The Prep Rally was presented as part of the Resilient Children/Resilient Communities Initiative, led by Save the Children’s partnership with the National Center for Disaster Preparedness at Columbia University’s Earth Institute, and funded by a grant from GSK. This three-year initiative, through two pilot programs in Arkansas and New York, will develop child-focused community resilience planning that can be brought to national scale. For more information, please visit ncdp.columbia.edu/rcrc.

You too can help your community get ready with a Prep Rally. Download Save the Children’s free Prep Rally guide books and lead preparedness activities with your local school, child care, camp or Girl Scout troop. Learn more at www.SavetheChildren.org/GetReady

A Letter from the Front Lines of the Refugee Crisis

Saving lives at sea

How did they get here? It’s a question I can’t help asking myself, every time I see a child rescued from the sea. This time it’s a boy of perhaps 17. Ali* (*name changed for security) is in our on-board clinic, just a few hours after we picked him up following his life-threatening ordeal at sea. His body is cramping due to malnutrition. He can barely speak. As I help him to eat he slowly regains some strength and manages a whisper. He gestures to his injured foot. I realize he is describing how it happened. His wounds are the result of torture in Libya. How he got here becomes a little clearer, a small part of the puzzle solved.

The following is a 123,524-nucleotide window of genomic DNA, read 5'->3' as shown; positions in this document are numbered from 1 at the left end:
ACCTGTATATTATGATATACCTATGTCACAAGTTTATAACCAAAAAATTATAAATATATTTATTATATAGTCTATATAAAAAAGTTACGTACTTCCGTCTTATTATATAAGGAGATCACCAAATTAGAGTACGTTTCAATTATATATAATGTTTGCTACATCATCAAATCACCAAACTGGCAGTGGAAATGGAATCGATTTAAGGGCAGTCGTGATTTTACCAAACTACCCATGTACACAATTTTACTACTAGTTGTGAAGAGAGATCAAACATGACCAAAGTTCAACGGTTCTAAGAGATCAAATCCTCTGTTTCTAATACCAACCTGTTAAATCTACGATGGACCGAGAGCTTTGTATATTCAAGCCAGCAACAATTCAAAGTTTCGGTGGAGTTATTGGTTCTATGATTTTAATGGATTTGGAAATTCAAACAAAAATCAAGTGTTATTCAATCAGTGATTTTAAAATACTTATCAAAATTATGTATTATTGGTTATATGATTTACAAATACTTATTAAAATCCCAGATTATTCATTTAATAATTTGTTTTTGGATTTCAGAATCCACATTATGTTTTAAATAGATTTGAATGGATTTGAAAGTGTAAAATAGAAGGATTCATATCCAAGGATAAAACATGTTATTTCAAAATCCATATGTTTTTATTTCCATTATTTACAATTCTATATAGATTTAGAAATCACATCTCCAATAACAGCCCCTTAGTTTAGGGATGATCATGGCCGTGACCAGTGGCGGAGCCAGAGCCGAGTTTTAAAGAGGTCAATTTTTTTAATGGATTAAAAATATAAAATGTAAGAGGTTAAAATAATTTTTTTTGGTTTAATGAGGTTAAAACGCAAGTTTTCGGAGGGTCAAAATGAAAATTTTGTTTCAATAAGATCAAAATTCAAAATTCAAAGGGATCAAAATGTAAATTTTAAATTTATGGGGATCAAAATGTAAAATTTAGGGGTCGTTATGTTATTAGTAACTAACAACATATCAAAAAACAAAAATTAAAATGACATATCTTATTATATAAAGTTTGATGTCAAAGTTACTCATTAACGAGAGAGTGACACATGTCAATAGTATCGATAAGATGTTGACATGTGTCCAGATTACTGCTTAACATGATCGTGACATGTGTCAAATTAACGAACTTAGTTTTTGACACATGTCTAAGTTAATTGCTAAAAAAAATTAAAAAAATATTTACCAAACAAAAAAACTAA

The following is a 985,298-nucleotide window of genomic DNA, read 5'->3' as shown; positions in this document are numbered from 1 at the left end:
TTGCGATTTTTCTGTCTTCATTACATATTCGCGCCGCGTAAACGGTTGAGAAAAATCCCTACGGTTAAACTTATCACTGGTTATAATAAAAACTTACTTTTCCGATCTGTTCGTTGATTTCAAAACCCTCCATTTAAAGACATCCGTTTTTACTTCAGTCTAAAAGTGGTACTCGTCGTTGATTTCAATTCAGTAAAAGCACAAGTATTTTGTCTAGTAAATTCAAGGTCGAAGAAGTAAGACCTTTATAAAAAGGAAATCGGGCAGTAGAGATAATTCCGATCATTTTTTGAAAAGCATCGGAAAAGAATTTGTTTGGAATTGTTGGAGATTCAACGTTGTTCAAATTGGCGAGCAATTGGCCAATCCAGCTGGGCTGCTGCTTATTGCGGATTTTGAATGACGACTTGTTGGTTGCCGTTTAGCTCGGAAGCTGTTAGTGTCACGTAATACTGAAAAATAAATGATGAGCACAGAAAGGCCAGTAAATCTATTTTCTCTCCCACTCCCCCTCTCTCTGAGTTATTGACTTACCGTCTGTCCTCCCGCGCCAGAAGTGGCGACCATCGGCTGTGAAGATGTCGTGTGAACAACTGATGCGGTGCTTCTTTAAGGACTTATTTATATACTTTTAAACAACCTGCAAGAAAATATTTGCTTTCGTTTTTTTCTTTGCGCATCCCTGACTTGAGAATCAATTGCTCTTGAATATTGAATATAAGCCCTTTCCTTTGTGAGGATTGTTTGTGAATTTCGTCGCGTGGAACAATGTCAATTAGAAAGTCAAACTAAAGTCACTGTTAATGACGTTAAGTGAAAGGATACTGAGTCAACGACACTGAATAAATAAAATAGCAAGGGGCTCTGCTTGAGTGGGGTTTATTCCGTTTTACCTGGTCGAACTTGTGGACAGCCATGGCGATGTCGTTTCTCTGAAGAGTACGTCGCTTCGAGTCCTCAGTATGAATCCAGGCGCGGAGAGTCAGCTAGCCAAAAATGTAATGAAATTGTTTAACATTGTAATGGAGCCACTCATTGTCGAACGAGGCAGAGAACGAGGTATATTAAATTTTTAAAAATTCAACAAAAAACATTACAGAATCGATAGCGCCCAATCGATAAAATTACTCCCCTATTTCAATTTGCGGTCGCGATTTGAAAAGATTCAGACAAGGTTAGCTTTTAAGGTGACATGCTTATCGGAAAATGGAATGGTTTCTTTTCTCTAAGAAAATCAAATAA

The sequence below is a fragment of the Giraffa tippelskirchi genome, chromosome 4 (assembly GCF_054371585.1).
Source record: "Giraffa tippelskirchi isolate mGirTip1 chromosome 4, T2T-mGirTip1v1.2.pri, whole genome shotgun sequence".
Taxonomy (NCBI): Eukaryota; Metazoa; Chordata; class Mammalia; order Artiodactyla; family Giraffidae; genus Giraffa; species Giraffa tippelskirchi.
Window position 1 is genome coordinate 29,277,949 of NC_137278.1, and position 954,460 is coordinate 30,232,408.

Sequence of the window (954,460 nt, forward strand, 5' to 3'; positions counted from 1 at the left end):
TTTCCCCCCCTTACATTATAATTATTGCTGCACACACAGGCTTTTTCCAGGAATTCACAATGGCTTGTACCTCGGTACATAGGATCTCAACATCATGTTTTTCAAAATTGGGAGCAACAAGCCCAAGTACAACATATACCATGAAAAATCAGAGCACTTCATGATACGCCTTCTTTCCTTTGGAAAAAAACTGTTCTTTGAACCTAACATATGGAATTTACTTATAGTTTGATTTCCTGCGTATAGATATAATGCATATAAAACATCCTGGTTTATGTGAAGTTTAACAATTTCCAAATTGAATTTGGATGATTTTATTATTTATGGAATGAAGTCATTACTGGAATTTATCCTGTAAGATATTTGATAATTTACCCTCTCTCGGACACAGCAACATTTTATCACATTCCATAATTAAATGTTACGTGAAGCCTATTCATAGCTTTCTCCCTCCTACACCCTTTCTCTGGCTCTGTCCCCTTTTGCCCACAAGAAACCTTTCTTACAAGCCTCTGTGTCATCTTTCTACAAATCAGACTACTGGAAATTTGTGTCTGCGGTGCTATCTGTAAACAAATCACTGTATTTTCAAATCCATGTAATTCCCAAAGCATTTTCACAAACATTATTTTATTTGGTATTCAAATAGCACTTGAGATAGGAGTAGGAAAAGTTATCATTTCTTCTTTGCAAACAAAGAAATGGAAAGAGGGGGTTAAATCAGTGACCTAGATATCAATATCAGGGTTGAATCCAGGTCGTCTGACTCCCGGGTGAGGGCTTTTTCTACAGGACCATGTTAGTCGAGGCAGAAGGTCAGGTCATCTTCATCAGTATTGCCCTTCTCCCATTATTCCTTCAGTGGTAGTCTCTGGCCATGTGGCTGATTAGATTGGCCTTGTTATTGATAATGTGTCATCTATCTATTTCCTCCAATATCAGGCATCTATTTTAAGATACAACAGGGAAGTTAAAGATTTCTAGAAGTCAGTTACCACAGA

Search and Rescue's Team Leader, Gillian, assists in the rescue of over 300 refugees and migrants from an overloaded boat in distress.
Search and Rescue’s Team Leader, Gillian, assists in the rescue of over 300 refugees and migrants from an overloaded boat in distress.

“I think I can see something”, said a member of my team earlier that morning, binoculars raised. On the horizon, a microscopic black dot. It appears then disappears. It is 7:15 a.m. and we have been scouring the horizon since first light. A second opinion from our captain is equally inconclusive. As we move closer to investigate the outline of a tightly packed rubber boat soon becomes clear. The dinghy would not have lasted long. It was beginning to deflate and no one was wearing a life jacket.

A quarter of those rescued are children

After notifying the Italian coastguard and getting their approval to proceed we approach and find more than 100 people crammed on the flimsy dinghy. We deploy our fast rescue boats and soon they are aboard our search & rescue ship, the Vos Hestia. Around a quarter are children. Later that day we took on board 100 more from another rescue ship. Ali was among them.

By now, this is a story that is sadly all too familiar. But it’s worth retelling, because in recent days doubts have been cast on the way NGOs in the Mediterranean save lives. Specifically, people are seeing photos of refugees and migrants on rescue ships and asking, “How did they get here?”

We’ve been told we’re part of the problem, and even that we are colluding with the same smugglers who callously cast people off from the shores of north Africa in the dark, early hours of the morning knowing full well the coming sunrise might be the last their ‘clients’ ever see. This is categorically untrue. Those making these allegations are making assumptions that just aren’t factual.